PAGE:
Most commonly, a second area of cancer in the lungs occurring in someone who has had lung cancer is a metastasis—that is, the spread of the lung cancer already present (even if removed in the past by surgery) to another area in the lungs. This would be referred to as a lung metastasis from the primary lung cancer, but the term secondary cancer is also sometimes used to describe this finding. The description you might read on a report may say something like: “primary lung cancer metastatic to another region in the lungs.”

In contrast, and not uncommonly, people may develop a second primary lung cancer. This refers to a completely new lung cancer unrelated to the first lung cancer. It may be the same type of lung cancer but would differ from the first in its molecular characteristics. This second primary lung cancer would have started with a different cluster of cancer cells than the first tumor.

A second primary lung cancer may be found shortly after a first diagnosis, or many years later.

Two Primaries

It may seem surprising that people would develop two separate lung cancers that are unrelated, but as noted above, this is not uncommon. It can help to think about the risk factors for lung cancer and causes. Whatever caused one lung cancer to begin could also damage other cells in the lungs in a way that could lead to cancer. For example, people who carry a genetic risk for breast cancer sometimes develop two separate and unrelated breast cancers due to a gene mutation they carry. Likewise, people who have a genetic risk for lung cancer or are exposed to substances that cause lung cancer such as tobacco or radon in the home, may also at times develop two unrelated lung cancers.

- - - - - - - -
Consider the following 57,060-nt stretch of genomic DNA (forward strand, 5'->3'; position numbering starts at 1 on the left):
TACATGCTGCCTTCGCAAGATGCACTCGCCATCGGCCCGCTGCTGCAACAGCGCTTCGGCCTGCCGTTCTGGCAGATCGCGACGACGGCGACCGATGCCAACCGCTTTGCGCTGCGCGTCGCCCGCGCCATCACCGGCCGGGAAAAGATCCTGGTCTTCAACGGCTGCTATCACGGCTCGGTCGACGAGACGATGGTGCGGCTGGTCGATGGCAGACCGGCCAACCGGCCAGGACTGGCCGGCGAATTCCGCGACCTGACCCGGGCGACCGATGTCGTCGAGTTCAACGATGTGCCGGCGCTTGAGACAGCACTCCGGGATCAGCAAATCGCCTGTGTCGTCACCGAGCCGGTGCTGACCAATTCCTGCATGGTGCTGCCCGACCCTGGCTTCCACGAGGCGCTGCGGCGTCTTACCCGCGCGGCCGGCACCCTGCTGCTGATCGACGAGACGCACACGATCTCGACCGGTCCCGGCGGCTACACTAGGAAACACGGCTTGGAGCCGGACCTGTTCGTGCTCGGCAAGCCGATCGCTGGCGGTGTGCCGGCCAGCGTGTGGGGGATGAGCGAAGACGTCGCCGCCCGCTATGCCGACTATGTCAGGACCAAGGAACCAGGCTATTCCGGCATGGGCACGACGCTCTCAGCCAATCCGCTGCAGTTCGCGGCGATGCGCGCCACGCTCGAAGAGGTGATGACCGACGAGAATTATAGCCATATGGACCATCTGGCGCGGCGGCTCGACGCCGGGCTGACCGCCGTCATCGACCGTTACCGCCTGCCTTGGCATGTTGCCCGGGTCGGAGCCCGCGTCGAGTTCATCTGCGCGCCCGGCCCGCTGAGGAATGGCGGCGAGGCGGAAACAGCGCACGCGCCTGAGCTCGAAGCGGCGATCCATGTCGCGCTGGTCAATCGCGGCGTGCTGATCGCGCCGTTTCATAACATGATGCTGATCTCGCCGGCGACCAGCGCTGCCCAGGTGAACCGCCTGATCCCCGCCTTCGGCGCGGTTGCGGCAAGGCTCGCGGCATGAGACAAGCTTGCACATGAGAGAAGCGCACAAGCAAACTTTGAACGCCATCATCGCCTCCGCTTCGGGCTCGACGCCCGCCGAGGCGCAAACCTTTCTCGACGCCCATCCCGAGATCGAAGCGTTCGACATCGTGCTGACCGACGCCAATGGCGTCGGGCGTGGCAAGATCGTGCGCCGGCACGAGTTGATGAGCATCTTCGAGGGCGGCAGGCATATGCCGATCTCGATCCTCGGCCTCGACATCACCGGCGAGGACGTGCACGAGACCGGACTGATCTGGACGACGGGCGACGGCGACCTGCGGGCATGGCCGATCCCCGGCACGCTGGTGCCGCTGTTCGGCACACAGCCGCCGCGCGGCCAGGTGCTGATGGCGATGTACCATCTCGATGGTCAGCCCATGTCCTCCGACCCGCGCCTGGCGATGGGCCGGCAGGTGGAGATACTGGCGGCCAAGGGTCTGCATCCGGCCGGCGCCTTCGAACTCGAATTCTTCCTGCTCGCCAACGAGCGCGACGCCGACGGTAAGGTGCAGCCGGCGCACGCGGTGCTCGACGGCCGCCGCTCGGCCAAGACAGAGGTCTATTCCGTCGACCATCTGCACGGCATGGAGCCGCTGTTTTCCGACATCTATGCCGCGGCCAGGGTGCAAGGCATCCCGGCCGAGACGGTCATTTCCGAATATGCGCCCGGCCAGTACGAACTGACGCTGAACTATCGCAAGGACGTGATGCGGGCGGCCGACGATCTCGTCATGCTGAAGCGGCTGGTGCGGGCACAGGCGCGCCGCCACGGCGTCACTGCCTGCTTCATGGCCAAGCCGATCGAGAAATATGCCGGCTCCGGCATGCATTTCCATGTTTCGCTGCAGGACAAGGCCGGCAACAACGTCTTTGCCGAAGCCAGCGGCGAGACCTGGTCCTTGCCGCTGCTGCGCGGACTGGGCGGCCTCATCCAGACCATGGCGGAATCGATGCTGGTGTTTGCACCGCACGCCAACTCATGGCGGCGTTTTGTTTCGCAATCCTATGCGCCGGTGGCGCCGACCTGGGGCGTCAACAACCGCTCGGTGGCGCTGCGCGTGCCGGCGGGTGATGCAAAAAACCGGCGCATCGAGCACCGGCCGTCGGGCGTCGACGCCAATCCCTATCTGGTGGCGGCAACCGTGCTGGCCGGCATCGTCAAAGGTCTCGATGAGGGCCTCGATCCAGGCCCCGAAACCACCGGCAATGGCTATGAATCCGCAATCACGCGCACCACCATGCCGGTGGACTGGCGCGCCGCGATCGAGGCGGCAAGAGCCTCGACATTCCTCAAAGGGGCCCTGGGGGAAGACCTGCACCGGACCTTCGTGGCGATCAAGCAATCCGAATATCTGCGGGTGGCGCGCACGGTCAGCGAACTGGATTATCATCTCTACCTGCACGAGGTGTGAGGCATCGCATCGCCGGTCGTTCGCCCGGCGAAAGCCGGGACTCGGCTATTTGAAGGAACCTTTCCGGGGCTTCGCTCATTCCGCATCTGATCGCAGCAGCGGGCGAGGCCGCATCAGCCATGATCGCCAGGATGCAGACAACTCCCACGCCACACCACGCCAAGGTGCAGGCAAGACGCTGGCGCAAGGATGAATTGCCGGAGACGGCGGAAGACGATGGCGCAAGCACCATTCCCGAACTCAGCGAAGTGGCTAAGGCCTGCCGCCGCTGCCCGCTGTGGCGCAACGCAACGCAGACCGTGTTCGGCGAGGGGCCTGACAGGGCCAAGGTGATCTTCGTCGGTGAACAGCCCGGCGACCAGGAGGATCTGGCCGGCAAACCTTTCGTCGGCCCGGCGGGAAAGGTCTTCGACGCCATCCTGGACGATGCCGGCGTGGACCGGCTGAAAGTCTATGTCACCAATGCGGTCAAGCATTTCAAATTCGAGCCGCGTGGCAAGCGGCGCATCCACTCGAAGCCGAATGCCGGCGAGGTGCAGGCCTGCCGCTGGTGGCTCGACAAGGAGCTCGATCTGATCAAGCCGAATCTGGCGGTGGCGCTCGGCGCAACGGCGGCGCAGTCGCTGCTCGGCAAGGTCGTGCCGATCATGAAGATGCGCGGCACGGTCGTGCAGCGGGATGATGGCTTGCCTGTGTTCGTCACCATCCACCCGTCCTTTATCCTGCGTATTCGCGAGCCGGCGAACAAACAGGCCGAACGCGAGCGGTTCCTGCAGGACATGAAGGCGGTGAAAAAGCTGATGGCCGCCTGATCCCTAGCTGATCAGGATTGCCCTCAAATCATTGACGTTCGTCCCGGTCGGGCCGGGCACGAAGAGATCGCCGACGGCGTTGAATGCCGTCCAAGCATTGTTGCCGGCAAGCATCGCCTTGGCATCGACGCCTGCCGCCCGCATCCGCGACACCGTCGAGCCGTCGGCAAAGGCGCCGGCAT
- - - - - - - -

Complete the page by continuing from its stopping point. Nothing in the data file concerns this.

Are They Separate? 

Sometimes two separate cancers develop in the lungs at the same time. In this scenario, both tumors would be considered primary lung cancers. It can be difficult at first glance to know whether two cancers like this are unrelated, or if in fact one of the cancers is metastases due to the original and only primary cancer. With advanced testing, such as molecular profiling of lung cancers, it is possible most of the time to determine if the cancers are unrelated.

Tumors With Unknown Primary 

On rare occasions, a tumor is found in the lungs and doctors can’t be certain where it originated—the original site of the cancer is unknown. Some cancers are only discovered after they have spread to many parts of the body, including the lungs. In this case, the cancer would be called “metastatic cancer to the lungs of unknown origin," not a primary lung cancer. The tumor cells in these cancer are often very "undifferentiated" meaning that it is challenging to tell what type of cell they were originally before they became malignant.

A Word From Verywell

There are many challenging terms in oncology, and most people weren't interested in learning this new language before this diagnosis. The best option is to ask a lot of questions, and ask again if the answers aren't satisfying to you. Oncology is changing so rapidly that being your own advocate in your care and learning about your disease can sometimes make a difference in outcomes.